Indeed, Abe has demonstrated diplomatic flexibility in the past, fine-tuning his diplomatic stance while carefully maintaining his image as a tough diplomat.

When he didn't have a Cabinet portfolio, Abe vocally called for economic sanctions against North Korea. But once he was appointed chief Cabinet secretary last November he followed the government's official policy of trying not to be overly provocative toward the reclusive state.

Abe visited Yasukuni Shrine this year as he had previously pledged, but avoided going there on Aug. 15, the anniversary of Japan's surrender and the most problematic day in the eyes of China and South Korea. Neither has he admitted in public that he actually went there earlier in the year, an apparent effort not to stoke the anger simmering in the two neighbors.

"If you say it's an indication of his (good) sense of balance, yes, I think you are right," Hakubun Shimomura, another close aide to Abe, said of Abe's quiet visit to Yasukuni in April.

Unlike Koizumi, Abe will not include visiting Yasukuni in his campaign pledges for the Liberal Democratic Party presidency, Shimomura predicted.

Aside from his pledge to revise the Constitution, it needs to be said that Abe has not proposed any dramatic changes in Japan's exclusively defensive policy -- at least so far.

In another recent book, this one published in April, Abe ruled out Japan developing a nuclear arsenal, saying "it's an impossible policy choice because (Japan) has renounced it for good under the Nuclear Nonproliferation Treaty system."

He also admitted that revising the Constitution is politically difficult and may be unachievable while he is in office, because any change would require two-thirds support in both Diet chambers.

"The hurdle is very high. This is not an easy task," he said Friday at the news conference officially announcing his to run for the LDP presidency.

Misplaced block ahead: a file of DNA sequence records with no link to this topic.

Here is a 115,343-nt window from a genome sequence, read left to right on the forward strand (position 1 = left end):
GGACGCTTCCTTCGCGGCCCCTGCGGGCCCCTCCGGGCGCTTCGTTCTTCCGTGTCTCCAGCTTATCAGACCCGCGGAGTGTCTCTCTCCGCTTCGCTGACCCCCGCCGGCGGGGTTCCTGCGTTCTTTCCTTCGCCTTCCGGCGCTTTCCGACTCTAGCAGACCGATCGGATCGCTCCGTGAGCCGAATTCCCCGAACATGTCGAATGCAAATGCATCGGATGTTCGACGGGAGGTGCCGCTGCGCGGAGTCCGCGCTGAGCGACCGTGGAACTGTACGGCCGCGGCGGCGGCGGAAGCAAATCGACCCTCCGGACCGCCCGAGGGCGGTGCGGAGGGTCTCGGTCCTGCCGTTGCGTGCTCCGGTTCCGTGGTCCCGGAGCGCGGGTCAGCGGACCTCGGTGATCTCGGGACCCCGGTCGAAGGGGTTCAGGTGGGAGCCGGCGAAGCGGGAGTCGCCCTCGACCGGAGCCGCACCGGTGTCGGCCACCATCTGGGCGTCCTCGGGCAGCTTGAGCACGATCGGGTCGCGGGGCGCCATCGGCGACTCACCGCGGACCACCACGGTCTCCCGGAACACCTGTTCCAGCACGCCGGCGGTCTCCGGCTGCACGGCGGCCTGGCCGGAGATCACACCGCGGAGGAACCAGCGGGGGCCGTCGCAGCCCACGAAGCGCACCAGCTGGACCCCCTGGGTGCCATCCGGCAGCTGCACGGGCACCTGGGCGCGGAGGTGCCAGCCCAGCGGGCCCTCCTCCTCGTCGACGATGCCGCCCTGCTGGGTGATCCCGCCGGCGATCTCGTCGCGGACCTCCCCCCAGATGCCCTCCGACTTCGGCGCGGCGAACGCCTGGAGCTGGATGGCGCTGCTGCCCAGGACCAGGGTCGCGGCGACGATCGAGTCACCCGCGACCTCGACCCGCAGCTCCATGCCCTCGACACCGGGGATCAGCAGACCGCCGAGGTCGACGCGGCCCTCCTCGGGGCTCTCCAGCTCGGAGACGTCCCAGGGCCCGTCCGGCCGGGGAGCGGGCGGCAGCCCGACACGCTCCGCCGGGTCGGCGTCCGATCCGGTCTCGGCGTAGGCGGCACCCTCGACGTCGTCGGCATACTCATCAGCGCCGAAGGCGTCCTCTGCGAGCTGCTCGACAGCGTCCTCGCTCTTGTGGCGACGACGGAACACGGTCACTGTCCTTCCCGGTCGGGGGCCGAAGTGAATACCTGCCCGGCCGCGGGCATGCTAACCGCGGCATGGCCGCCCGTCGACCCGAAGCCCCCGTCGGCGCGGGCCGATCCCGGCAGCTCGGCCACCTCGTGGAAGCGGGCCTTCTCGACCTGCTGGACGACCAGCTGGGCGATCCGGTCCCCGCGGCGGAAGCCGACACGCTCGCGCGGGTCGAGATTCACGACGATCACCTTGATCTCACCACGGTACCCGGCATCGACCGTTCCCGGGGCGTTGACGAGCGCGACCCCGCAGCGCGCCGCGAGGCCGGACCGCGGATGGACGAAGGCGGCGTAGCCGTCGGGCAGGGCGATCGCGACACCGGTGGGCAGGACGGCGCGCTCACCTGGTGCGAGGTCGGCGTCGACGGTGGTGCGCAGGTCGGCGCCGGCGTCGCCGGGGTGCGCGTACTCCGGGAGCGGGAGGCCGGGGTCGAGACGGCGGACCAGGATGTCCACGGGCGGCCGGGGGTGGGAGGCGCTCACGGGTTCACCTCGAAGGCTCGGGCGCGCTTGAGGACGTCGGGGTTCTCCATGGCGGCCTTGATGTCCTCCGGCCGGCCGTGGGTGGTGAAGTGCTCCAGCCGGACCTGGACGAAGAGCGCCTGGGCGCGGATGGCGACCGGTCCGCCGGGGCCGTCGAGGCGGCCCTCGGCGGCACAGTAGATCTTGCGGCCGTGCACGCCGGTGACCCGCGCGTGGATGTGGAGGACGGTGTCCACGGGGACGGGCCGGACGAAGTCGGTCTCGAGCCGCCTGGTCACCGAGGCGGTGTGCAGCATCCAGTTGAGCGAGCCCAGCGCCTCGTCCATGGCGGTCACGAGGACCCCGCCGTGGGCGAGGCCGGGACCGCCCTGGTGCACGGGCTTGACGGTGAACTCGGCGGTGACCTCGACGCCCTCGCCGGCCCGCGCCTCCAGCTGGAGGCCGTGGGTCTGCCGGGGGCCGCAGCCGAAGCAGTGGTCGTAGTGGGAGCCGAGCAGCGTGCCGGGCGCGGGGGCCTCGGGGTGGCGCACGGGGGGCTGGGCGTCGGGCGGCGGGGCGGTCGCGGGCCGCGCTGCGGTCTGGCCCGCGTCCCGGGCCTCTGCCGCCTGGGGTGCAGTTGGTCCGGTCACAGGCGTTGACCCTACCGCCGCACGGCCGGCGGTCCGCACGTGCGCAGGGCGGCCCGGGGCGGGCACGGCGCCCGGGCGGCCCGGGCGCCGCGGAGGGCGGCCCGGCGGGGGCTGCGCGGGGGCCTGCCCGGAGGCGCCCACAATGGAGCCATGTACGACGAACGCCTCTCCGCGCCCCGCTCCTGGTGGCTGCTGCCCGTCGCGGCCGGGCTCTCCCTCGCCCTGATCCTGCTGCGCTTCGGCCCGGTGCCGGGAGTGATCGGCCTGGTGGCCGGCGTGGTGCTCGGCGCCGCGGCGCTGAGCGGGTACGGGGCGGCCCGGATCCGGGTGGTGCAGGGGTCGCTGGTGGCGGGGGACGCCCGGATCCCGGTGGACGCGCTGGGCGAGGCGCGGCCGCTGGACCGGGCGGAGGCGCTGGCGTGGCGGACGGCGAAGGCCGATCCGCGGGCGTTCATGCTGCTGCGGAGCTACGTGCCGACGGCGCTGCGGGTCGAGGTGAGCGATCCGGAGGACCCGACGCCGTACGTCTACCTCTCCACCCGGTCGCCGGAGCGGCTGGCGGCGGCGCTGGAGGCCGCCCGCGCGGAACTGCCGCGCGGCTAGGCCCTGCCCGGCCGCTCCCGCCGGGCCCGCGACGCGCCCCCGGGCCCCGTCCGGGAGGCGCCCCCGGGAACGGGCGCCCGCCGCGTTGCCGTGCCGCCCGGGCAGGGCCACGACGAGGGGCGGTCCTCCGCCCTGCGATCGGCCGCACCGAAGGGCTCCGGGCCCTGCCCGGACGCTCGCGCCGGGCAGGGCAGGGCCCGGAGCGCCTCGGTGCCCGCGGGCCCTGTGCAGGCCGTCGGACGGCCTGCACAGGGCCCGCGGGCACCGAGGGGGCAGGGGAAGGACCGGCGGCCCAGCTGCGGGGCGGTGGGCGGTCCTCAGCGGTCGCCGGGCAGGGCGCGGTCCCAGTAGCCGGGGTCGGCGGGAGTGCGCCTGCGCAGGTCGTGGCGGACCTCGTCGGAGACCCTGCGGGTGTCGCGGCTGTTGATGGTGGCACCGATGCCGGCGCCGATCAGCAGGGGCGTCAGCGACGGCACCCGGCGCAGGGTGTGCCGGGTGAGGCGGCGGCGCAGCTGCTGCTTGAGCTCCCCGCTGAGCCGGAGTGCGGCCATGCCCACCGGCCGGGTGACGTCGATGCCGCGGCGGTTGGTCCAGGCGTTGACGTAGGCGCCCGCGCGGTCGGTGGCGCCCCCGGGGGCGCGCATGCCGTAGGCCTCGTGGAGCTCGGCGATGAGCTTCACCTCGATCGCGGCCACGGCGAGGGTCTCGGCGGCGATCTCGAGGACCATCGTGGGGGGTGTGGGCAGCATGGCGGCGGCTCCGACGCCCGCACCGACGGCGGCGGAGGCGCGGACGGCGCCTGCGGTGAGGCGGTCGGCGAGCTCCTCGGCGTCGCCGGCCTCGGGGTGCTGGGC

Aides said Abe will instead try to change the government's long-standing interpretation of Article 9 and circumvent the lengthy official procedure for revising the Constitution.

"He is quite a realist. He understands revision will take a very, very long time," Suga said. "He will do what he can do first, although revision would fulfill his ultimate dream."

According to the long-standing government interpretation, Article 9 prohibits Japan from exercising the right of collective defense, limiting Japan's use of force strictly to self-defense. In other words, although the United Nations recognizes the right of member nations to come to the defense of their allies, Japan views itself as being able to use military force only if it comes under direct attack.

Exercising the right to collective defense would permit Japan to fight an enemy of its only military ally -- the United States. This would allow Japan to strengthen military cooperation with the U.S., mainly through greater logistic support.

Conservative politicians, including Abe, have long maintained that the Japanese-U.S. alliance won't work in a military crisis without changing the interpretation of and eventually revising Article 9.

"Without a sense of solidarity backed by trust, a (security) treaty is merely a piece of paper," Abe argued in his July book.